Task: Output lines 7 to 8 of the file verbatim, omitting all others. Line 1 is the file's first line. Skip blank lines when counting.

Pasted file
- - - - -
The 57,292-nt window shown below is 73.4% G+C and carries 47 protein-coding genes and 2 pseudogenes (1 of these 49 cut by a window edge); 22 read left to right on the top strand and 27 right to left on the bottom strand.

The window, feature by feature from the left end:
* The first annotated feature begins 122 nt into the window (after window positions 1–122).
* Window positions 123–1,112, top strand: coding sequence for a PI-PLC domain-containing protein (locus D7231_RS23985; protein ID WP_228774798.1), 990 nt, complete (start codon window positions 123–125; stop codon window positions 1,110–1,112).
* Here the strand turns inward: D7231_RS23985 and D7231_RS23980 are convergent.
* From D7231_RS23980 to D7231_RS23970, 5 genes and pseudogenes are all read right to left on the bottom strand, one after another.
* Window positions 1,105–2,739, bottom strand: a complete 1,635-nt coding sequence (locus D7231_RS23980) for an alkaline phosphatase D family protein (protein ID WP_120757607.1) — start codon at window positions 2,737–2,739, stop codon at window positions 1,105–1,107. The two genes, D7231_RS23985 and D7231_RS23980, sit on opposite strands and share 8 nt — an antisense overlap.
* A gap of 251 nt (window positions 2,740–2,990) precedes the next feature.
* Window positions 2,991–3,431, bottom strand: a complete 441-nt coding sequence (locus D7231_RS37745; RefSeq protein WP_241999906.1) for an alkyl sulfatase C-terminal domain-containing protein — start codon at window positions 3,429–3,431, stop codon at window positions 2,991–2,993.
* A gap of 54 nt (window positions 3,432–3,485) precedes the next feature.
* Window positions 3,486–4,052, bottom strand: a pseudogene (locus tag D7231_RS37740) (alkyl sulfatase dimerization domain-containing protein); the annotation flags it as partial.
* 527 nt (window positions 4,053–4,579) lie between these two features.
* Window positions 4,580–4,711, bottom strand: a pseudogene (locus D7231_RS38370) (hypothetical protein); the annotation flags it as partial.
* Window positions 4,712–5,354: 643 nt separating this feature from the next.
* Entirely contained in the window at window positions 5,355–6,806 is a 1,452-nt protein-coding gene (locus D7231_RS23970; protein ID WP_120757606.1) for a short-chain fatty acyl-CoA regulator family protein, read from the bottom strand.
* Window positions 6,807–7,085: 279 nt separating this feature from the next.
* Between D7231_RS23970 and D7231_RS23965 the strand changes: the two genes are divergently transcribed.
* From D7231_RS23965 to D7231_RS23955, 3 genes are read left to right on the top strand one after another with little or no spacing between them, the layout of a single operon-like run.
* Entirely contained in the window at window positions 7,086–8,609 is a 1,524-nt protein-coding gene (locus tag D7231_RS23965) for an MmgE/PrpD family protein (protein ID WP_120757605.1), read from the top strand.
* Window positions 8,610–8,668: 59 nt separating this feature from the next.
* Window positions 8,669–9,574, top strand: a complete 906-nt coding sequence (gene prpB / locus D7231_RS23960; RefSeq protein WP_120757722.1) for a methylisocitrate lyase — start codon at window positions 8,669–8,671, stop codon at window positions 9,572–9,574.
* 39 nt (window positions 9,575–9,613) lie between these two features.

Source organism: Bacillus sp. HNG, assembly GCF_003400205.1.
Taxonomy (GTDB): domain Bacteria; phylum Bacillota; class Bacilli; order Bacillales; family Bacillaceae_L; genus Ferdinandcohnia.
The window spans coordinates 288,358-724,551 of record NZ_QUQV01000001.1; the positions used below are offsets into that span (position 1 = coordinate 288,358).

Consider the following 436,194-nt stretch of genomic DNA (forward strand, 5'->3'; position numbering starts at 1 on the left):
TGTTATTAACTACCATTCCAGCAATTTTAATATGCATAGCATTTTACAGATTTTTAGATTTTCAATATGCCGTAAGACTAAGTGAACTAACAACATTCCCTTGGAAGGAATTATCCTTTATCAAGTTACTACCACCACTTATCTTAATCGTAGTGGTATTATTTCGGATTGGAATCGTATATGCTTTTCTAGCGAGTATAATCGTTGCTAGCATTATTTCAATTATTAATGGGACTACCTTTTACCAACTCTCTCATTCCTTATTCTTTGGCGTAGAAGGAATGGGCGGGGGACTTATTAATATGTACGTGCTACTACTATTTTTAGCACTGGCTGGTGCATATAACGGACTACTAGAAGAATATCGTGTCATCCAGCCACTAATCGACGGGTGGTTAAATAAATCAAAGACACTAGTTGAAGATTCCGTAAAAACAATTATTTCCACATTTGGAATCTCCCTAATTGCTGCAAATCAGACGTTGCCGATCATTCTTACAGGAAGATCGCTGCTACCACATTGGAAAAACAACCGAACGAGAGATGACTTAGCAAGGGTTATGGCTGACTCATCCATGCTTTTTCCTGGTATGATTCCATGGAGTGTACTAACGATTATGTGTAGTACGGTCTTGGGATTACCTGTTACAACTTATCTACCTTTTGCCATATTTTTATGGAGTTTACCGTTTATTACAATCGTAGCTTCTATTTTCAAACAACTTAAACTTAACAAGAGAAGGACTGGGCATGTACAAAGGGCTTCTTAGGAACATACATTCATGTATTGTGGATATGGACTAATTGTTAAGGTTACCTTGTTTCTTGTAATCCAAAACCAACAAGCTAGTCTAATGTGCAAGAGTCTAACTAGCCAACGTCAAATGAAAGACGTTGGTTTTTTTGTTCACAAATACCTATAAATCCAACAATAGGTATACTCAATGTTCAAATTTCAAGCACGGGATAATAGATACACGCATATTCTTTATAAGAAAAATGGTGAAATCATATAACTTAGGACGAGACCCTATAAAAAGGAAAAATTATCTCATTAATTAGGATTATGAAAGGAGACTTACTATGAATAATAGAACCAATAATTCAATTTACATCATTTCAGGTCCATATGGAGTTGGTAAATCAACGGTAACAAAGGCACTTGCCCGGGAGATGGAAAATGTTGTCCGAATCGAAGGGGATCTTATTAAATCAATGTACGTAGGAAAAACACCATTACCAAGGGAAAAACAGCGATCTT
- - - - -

* Window positions 1,105–2,739, bottom strand: a complete 1,635-nt coding sequence (locus D7231_RS23980) for an alkaline phosphatase D family protein (protein ID WP_120757607.1) — start codon at window positions 2,737–2,739, stop codon at window positions 1,105–1,107. The two genes, D7231_RS23985 and D7231_RS23980, sit on opposite strands and share 8 nt — an antisense overlap.
* A gap of 251 nt (window positions 2,740–2,990) precedes the next feature.